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February 22, 2019

Vague policies make investors shy away from plastics sector

some of the plastic bottles that have been disposed in a trailer outside pangani police station./ EZEKIEL AMINGÁ
some of the plastic bottles that have been disposed in a trailer outside pangani police station./ EZEKIEL AMINGÁ

Manufacturers have called for clear policies on recycling plastic bottles to attract investors in the plastics and rubber sectors.

Four months ago, the National Environment and Management Authority, Nema, reversed its decision to ban plastic bottles. The reversal followed an agreement with the Kenya Association of Manufacturers that plastics would be recycled and used in the construction industry and other sectors.

The association is committed to establishing collection points as well as educating Kenyans on proper disposal.

“We are asking the government to create a clear policy statement on how long we will have plastics, and what are the terms and use of plastics in the long term,” KAM vice chairperson Mucai Kunyiha said.

He said this will be a guarantee to investors willing to put their money in the market. He said currently it is uncertain if investors would have enough plastic to recycle if they invest their money in the business.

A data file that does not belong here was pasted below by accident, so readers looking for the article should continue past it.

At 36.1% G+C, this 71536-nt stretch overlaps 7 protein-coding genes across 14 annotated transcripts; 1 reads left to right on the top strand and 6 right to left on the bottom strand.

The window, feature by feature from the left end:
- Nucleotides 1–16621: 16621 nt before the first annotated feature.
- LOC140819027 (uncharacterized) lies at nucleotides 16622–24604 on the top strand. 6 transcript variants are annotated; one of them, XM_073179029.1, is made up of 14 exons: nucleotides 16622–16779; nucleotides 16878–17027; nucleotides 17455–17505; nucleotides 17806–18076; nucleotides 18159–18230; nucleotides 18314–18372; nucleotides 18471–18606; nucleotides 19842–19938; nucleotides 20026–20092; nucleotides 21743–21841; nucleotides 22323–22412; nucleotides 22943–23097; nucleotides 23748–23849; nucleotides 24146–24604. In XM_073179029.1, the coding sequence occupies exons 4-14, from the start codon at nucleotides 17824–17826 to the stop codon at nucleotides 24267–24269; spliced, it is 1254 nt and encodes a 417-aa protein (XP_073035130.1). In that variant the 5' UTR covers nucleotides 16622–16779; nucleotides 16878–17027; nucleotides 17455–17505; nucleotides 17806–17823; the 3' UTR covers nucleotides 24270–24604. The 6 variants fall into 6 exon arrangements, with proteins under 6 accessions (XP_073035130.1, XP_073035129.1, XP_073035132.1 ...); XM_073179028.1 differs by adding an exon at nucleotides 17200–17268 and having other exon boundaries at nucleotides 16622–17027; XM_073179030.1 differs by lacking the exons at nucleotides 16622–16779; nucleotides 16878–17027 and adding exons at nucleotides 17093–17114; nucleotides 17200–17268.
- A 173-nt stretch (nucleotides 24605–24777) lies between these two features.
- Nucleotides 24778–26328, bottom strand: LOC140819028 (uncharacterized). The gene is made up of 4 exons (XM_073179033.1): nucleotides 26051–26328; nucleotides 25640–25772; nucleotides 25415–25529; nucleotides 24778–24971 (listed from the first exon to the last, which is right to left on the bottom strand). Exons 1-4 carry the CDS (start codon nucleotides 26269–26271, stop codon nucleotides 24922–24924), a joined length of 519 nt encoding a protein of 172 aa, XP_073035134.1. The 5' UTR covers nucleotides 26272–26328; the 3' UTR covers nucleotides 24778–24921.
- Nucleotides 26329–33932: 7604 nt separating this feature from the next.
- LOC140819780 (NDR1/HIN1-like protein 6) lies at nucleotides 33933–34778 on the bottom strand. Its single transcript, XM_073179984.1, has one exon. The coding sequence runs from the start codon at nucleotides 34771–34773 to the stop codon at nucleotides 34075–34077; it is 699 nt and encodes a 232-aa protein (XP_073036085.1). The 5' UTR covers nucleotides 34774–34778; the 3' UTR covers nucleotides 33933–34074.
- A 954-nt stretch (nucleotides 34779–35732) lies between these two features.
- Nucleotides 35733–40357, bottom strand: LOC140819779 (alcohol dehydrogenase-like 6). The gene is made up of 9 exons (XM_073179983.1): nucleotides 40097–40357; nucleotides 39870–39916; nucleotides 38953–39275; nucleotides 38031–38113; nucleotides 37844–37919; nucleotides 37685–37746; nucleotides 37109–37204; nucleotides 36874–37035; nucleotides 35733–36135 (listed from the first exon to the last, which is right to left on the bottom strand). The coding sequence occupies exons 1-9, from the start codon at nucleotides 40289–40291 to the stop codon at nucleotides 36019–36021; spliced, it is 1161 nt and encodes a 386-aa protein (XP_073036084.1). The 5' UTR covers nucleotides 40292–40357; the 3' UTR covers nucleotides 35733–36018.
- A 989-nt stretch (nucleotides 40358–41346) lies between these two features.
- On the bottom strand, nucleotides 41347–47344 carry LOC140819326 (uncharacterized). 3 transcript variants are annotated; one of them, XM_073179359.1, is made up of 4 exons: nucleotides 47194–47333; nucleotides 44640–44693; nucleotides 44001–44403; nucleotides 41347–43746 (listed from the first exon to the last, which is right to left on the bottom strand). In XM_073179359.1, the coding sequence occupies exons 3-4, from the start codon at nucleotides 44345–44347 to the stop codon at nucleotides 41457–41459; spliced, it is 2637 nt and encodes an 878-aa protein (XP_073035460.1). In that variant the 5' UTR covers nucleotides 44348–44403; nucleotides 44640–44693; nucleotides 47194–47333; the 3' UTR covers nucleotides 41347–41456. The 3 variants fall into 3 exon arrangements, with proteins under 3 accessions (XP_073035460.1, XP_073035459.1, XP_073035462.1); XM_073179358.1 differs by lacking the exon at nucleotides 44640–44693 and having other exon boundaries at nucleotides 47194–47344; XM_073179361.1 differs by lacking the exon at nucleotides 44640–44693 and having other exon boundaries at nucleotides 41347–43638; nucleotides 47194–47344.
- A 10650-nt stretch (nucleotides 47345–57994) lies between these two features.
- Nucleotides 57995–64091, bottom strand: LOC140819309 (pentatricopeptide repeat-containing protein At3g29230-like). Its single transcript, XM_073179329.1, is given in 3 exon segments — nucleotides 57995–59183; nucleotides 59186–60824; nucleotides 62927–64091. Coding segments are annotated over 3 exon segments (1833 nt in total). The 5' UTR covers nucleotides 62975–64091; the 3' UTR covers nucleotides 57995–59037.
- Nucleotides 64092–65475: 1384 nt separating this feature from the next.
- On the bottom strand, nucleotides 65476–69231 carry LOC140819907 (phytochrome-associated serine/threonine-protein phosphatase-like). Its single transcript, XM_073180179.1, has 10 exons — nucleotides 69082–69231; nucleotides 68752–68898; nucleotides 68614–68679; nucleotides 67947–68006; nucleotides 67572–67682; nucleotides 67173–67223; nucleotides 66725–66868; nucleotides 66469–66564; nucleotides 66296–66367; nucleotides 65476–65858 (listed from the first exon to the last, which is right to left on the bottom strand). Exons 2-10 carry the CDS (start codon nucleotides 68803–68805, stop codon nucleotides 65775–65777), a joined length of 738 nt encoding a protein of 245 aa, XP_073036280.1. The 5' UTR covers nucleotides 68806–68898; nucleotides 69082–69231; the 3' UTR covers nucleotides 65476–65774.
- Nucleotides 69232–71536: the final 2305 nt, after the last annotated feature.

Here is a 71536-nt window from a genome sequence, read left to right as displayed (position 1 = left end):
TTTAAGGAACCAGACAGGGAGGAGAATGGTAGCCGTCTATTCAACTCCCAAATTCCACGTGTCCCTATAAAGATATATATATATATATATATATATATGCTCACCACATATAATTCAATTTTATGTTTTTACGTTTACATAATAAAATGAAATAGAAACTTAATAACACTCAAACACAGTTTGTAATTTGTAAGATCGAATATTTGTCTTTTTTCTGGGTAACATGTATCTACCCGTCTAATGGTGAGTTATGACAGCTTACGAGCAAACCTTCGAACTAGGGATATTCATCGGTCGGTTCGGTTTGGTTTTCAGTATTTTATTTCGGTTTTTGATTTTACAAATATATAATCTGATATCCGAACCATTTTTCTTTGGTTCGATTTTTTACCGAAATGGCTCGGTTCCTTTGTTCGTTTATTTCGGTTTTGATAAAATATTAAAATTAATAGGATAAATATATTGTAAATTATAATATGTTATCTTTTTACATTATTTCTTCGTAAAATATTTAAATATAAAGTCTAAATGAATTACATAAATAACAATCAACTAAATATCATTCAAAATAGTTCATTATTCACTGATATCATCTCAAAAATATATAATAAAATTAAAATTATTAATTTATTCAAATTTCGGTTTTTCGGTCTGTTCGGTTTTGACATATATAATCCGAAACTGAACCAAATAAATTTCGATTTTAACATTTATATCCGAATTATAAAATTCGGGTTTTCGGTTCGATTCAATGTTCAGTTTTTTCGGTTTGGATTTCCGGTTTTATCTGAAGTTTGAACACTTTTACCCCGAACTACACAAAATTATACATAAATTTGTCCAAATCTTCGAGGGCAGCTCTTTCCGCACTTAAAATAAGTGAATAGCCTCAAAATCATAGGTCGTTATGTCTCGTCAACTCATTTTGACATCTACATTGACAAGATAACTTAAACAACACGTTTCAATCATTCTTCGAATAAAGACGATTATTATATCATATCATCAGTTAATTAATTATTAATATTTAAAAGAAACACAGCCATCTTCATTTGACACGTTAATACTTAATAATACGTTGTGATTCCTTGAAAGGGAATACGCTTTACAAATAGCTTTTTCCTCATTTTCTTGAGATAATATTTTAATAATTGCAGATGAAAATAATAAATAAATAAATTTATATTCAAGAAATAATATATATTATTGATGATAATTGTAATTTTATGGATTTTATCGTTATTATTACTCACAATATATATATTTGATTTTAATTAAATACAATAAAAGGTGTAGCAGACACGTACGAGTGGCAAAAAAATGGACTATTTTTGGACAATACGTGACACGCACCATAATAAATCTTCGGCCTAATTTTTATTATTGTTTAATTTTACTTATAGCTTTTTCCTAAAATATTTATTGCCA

The Kenya National Bureau of Statistics, says there are about 140 formal establishments in the plastics industry. The firms produce PVC pipes and fittings, packaging bags, plastic shoes, ,crates, bottles, floor tiles, household wares and containers.

Under KAM, there are about 100 companies under the plastics and rubber sector, with installed capacity of 360,000 tonnes plastic per annum.

The companies produce as much as 240,000 tonnes per year. Fifteen per cent of this accounts for the overall plastic packaging recycling rate. This amounts to about 38,000 tonnes of plastic packaging recycled per year.


The association has called on county governments to make it mandatory for businesses to have designated plastics bins in their premises. It also proposes scrapping of tax levied on trucks moving waste from one county government to the other.

Manufacturers also want Nema to draft regulations on management of Extended Producer Responsibility Schemes. The schemes provide for users, producers and main beneficiary of Polyethylene Terephthalate (Pet) bottles to collect funds to help in recycling.

The funds are passed on to the recently established PET recycling Company (Petco). It will coordinate initiatives to collect, sort and recycle Pet bottles and containers. Annual Pet production in the country is estimated at 36,000 tonnes.

The Pet waste management initiative aims at collecting 20 per cent of disposable and reusable bottles for recycling in 2018 and 70 per cent by 2030.

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